Living Material - Twig Vessel by Benwu Studio

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The work of Beijing-based Benwu Studio, formed in 2011 by young graduates Wang Hongchao (b. 1989) and Peng You (b. 1989), combines conceptual and material vocabularies sorted through what historian Georges Teyssot would call a “typology of everyday constellations.” Appropriating from Bachelard’s and Benjamin’s investigations, Teyssot looks at spatial-symbolic relations as cultural models derived from specific forms of inhabitation.

In just three years, Benwu Studio has in this sense produced an array of projects, including a number for high-end clients like Hermes, Vacheron Constantin and Baccarat, that embodies a keen sense of observation for contemporary rites of usership and material histories infused with traditional Chinese “craft-thinking.” The Experiment Objects series (2012–present) is such an exercise in participatory exploration, wherein the quality of found matter is repurposed into new scenarios of use and value. Twig Vessels (2012–2013) is a tableware collection obtained by application of industrial processes of laboring material to natural branches and twigs—infilled with colorful jesmonite, these ordinary goods take up an aesthetic aura of sculptural quality and found beauty akin to that of literati rocks. Similarly, the Musical Instruments series (2013–2014) is an exercise in structural and material composition that reengineers ready-made utensils into sonic instruments—a refashioning of the objects’ own performance as bodily extensions. Both projects continue a strand of research started with the Household Waste Factory (2012), a system of domestic recycling employing leftovers like fibres from paper and food to fabricate tools for practical in-house needs. The Sticky Rice Compound, for example, is 100% biodegradable and durable material that can be moulded into 3-D tiles for interior decoration or used to fabricate packaging material as well as to repair cracks in walls or wooden objects.

Contemporary rites and material histories infused
with traditional craft-thinking.

More recent experiments are expressive of contextual applications recovering under-utilized methodologies of traditional making into contemporary lifestyle. The Shanghai Apartment project, presented at Salone Satellite during Milan Design Week 2015, includes a set of furniture pieces and everyday vessels inspired by the small-scale spatial scenarios of typical Shanghainese houses. Here traditional crafts meet smart technologies in a refreshing game of composition, a versatile interior-scape for the contemporary urbanite. 4×4 is a collection of four ceramic pieces combined with four different silicon utility lids that offer more than sixteen different functional permutations, ranging from coffeepot with filter to pepper & salt, oil & vinegar, storage vase, tea pot, etc. The Fugu Bag is an inflatable sack made of carbon fibres double-side coated with polyurethane and assembled through high frequency welding techniques rather than traditional sewing, that can be pumped and deflated in less than a minute, and is meant to protect the ever growing carry-on technologies we use in our daily endeavours. In the same guise, the Square The Circle Lamp integrates a USB-charging wall feature to a minimalistic and stylish lighting device.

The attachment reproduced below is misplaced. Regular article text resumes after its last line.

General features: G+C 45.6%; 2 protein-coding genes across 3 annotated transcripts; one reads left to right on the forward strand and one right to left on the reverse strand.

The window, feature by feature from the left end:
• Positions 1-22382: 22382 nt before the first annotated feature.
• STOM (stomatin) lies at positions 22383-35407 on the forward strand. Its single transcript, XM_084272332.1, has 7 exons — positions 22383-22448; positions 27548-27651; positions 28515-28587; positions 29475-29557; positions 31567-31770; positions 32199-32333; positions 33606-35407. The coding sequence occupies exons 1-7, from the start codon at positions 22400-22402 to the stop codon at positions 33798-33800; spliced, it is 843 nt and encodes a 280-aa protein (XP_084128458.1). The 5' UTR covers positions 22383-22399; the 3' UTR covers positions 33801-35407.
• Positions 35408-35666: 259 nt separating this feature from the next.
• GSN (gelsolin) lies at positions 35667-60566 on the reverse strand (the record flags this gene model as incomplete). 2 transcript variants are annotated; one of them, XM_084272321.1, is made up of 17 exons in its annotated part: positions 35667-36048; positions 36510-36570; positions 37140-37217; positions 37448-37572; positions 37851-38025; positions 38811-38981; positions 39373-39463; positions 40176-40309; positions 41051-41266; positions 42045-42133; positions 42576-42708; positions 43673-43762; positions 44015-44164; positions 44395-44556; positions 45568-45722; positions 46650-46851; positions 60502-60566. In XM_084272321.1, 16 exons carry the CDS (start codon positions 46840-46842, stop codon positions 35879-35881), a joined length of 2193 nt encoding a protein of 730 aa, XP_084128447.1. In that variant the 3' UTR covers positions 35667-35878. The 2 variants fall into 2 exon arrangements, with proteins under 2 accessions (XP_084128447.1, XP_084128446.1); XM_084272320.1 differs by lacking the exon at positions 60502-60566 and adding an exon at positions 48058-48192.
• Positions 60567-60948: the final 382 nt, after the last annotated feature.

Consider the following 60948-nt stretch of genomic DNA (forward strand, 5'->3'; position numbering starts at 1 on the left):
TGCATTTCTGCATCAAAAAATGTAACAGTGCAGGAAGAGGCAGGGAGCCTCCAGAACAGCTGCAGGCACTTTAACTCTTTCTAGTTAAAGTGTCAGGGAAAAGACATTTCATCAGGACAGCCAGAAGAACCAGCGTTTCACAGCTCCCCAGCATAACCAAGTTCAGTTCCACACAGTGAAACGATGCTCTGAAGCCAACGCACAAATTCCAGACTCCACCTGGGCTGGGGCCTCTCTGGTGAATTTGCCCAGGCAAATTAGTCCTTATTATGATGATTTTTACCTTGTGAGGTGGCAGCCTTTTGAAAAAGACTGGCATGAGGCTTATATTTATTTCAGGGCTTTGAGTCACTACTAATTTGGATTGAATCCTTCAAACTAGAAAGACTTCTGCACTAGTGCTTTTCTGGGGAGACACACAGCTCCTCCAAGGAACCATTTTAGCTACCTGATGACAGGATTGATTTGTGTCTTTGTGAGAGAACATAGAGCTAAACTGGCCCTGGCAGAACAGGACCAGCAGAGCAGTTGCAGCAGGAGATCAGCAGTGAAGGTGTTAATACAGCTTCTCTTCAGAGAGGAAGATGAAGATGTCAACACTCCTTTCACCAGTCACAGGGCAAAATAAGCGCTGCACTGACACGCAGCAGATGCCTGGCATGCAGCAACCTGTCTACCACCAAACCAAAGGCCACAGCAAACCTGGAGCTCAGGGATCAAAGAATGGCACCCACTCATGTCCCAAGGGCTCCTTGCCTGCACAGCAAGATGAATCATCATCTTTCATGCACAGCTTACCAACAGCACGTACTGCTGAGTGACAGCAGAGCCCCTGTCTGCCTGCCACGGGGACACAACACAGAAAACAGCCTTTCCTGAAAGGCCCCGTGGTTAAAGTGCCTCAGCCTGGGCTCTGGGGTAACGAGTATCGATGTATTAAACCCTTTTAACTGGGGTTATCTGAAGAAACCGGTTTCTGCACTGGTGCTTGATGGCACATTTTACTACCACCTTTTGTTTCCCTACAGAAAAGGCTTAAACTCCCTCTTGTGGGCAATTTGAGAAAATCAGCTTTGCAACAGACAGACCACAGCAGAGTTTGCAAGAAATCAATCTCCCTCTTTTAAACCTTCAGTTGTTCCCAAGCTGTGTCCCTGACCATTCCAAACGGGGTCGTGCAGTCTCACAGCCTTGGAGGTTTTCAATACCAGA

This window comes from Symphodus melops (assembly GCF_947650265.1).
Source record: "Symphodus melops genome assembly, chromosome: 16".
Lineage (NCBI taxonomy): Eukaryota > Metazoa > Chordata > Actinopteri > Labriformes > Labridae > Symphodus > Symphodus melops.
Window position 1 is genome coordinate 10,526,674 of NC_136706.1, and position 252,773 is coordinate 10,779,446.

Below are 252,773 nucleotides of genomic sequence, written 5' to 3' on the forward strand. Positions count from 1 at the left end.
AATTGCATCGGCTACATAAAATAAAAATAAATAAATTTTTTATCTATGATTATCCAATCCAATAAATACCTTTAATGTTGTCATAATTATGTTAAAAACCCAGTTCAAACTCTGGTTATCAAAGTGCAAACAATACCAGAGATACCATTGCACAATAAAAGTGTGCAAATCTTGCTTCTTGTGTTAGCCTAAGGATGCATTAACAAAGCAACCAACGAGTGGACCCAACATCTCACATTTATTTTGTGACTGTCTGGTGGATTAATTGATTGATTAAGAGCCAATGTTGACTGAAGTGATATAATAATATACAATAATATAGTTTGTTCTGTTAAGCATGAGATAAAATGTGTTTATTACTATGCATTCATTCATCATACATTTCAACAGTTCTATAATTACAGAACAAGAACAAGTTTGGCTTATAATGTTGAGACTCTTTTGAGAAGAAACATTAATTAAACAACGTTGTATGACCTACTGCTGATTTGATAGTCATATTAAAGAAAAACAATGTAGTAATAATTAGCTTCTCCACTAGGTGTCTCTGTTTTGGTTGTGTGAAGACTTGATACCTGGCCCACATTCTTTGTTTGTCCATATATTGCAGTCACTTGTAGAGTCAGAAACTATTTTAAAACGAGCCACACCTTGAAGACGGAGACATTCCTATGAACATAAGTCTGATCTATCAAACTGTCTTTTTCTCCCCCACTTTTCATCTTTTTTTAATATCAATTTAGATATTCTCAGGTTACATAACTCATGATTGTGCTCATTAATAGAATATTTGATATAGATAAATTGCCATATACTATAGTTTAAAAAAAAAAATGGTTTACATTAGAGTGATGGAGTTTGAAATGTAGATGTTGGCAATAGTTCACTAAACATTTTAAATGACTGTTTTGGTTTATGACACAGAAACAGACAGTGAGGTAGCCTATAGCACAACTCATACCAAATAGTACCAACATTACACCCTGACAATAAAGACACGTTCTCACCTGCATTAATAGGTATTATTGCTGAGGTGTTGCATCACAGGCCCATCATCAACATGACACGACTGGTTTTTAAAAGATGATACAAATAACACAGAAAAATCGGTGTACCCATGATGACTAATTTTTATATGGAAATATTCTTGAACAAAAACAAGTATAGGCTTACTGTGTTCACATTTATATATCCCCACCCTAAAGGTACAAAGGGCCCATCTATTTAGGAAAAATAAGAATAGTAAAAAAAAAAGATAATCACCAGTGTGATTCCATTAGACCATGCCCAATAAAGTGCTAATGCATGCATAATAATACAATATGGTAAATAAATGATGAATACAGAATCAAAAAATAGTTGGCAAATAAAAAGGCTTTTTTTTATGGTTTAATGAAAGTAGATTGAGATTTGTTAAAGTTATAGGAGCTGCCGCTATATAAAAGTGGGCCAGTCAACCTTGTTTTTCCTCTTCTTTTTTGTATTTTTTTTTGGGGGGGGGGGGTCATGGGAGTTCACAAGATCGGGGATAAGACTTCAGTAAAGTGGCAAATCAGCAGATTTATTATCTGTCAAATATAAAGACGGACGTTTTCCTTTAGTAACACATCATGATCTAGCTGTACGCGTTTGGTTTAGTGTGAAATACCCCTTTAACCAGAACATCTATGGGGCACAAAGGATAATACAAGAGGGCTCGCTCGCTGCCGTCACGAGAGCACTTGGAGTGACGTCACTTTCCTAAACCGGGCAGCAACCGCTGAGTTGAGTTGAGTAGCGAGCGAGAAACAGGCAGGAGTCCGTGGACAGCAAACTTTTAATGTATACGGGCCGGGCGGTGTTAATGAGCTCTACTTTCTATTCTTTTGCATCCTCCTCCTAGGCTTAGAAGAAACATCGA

Benwu Studio will present a series of new projects for “hutong-living” at Beijing Design Week 2015, and is one of three practices part of a special exhibition for the first edition of Dubai Design Week in late October.



Founded in in 2011 by Chinese designers Hongchao Wang and Peng You, Benwu Studio is currently based in New York and Shanghai with expertise and experience in luxury product, furniture and interior design. Benwu Studio has been invited to take part in this year's Beijing Design Week, on view from 23 September–7 October, and in the first edition of Dubai Design Week in late October.

Beatrice Leanza is a Beijing-based curator and critic, Creative Director of Beijing Design Week and founder of BAO Atelier.

Image: Living Material - Twig Vessel by Benwu Studio